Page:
Other: Choice will be a part of the plan as well in some form. Director Glass expressed that he is in favor of Charter Schools, but making sure they are effective and necessary and should be closed when they fail. He also is interested in changing reduction in force procedures, by putting in place a panel of teachers that helps make the decision of who is let go and who is kept on staff, based on performance and skill, instead of seniority only.
There are many details yet to come, including a price tag on these reforms and a solid timeline of action. The first week of October should see a reveal of more details of the plan. Whether price and timeline will be a part of that reveal are yet to be seen. It’s likely those details won’t be available until we get closer to the beginning of session.
Iowa Pheasant Population Continues to fall
Hunters planning on seeing increased pheasant population numbers this fall are likely to be disappointed. The Department of Natural Resources recently completed the statewide survey and it showed the Iowa pheasant population has fallen to a new all-time low, with a statewide average of 7 birds counted for each 30 mile route driven. The statewide average in 2010 was 11 birds per route.
The survey showed a small gain in pheasant numbers in southern Iowa and fewer birds across northern Iowa. This past winter was the fifth in a row with above normal snowfall followed by a wet nesting season. Todd Bogenschutz, a wildlife biologist with the DNR summed it up best “Plain and simple, we have lost hens and nests consecutively each of the last five years because of unprecedented weather patterns for Iowa.”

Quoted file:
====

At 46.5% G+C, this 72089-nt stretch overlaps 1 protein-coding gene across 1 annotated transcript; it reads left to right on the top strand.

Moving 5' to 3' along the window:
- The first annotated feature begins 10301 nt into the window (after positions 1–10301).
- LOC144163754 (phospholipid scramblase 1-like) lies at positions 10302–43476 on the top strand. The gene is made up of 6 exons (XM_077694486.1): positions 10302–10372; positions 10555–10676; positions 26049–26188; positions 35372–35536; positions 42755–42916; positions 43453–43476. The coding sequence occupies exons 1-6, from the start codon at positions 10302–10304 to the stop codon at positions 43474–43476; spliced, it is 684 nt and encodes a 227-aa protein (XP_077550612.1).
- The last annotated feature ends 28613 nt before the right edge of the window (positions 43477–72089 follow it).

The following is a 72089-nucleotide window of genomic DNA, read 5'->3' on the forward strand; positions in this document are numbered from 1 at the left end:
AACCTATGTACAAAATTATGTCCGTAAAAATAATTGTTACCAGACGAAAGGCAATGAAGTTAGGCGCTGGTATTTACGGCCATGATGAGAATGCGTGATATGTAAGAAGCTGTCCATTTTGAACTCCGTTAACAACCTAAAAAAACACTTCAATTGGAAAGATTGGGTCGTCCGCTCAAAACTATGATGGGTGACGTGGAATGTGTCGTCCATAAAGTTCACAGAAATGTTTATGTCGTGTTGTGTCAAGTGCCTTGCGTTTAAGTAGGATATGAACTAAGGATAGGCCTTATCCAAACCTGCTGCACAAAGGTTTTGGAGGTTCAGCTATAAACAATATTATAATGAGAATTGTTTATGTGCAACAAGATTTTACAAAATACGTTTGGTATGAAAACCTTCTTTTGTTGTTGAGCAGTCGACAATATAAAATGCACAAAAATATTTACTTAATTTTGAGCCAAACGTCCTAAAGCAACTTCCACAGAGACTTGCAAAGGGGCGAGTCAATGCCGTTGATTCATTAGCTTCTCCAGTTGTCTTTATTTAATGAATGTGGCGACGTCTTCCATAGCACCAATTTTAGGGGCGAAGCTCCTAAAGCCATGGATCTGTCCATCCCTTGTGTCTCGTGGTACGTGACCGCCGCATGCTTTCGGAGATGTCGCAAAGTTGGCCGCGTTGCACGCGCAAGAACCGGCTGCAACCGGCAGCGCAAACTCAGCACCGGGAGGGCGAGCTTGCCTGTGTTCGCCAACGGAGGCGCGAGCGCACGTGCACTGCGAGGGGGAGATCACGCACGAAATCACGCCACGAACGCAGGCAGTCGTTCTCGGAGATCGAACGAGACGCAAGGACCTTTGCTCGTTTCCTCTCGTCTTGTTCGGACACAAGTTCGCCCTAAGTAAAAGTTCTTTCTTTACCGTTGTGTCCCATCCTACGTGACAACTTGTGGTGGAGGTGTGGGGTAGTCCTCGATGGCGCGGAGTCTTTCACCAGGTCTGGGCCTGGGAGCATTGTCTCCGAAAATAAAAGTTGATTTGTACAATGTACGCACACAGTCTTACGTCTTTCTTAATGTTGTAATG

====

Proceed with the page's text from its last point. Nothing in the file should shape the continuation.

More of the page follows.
The drop in the pheasant numbers is also being felt in neighboring states. Nebraska counted 20 percent fewer birds than last year; Minnesota was down 64 percent and South Dakota is down 46 percent.
The 2011 pheasant hunting season runs from October 29 through January 10, 2012.
NEWS FROM DISTRICT 31
I attended the dedication of the artifact from the World Trade Towers here in Monticello on Sunday. It is a nice tribute to those who lost their lives that day and to those who have gave their lives since 9-11. If you are in Monticello, drive by it and have a look. It is east of the new Police building.
September is here and I am looking forward to the harvest season. The combines will be moving up and down the roads soon. As a reminder to everyone, be safe. When approaching and passing the slow moving farm equipment, a few extra moments will not be missed. The accident caused by being in a hurry could last a life time.
We have one more parade. That will be in Anamosa at Pumpkinfest and I look forward to seeing everyone there. The 2012 session starts in January. That is just around the corner, so if you have any concerns or issues that need’s addressing, please contact me. My email address is firstname.lastname@example.org or my phone is 319- 480-1997